Acute serum insulin responses in 10 normal subjects after rapid intravenous injection of glucose (5 g) or isoproterenol (2 μg) were of similar magnitude and timing (glucose: 431±349%; mean Δ3-5′ insulin (IRI)±SD, per cent basal and isoproterenol: 359±216%; mean Δ2-4′ IRI±SD, per cent basal). To elucidate the relationship of glucose-induced insulin secretion to pancreatic beta adrenergic receptors and the implications of this relationship with regards to abnormal insulin secretion in diabetes mellitus, two questions were studied. (a) To determine whether glucose-induced insulin secretion is dependent upon beta adrenergic activity, the effect of beta adrenergic blockade with intravenous propranolol (0.08 mg/min) upon acute insulin responses to isoproterenol and glucose were compared in normal subjects. (b) To determine whether acute insulin responses to beta adrenergic stimulation were intact in diabetes mellitus, the effect of isoproterenol upon serum insulin levels was studied in diabetic subjects. Beta adrenergic blockade in the normal subjects obliterated acute insulin responses to isoproterenol (before: 361±270%, during: - 31±15%; n = 6, P < 0.001) but did not significantly affect responses to glucose (before; 311±270%; during: 284±206%; n = 5). The mean acute insulin response after isoproterenol in the diabetic group was significantly elevated over basal levels (152±74%; n = 10, P < 0.001) but the response after glucose was not (- 11±11%). These data suggest that insulin responses to glucose in normal subjects are mediated by specific pancreatic glucose receptors which are independent from beta adrenergic receptors and that abnormal glucose-induced insulin secretion in diabetics is due to defects within glucose receptors and not beta adrenergic receptors as has been previously hypothesized.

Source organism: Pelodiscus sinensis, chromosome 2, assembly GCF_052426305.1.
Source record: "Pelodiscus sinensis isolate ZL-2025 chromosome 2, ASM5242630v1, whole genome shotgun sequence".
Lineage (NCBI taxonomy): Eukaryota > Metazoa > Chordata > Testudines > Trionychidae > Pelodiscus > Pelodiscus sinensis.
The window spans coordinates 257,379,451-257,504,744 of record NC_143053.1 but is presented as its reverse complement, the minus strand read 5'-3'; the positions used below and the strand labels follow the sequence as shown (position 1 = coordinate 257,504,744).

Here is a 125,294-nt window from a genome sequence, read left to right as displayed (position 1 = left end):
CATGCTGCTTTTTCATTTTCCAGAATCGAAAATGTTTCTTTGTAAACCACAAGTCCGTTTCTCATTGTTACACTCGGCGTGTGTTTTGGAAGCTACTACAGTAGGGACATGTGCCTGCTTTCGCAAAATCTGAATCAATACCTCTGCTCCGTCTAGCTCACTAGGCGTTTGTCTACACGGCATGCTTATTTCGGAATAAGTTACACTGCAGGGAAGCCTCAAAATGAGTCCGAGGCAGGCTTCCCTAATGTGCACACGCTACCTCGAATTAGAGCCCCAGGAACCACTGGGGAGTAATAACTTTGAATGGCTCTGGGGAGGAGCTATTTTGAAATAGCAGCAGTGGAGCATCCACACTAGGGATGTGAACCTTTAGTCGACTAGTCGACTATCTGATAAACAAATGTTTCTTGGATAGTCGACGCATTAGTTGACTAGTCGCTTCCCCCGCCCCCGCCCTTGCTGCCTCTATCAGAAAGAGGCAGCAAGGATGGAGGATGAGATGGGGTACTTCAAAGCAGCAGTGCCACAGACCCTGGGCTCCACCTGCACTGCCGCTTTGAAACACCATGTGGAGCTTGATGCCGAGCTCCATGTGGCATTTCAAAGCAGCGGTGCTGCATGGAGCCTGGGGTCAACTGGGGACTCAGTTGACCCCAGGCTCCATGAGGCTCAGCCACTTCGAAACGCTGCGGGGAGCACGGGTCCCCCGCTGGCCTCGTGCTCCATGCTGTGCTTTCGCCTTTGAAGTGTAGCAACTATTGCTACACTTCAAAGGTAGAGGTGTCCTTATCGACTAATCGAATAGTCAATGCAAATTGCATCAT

R. Paul Robertson, Daniel Porte Jr.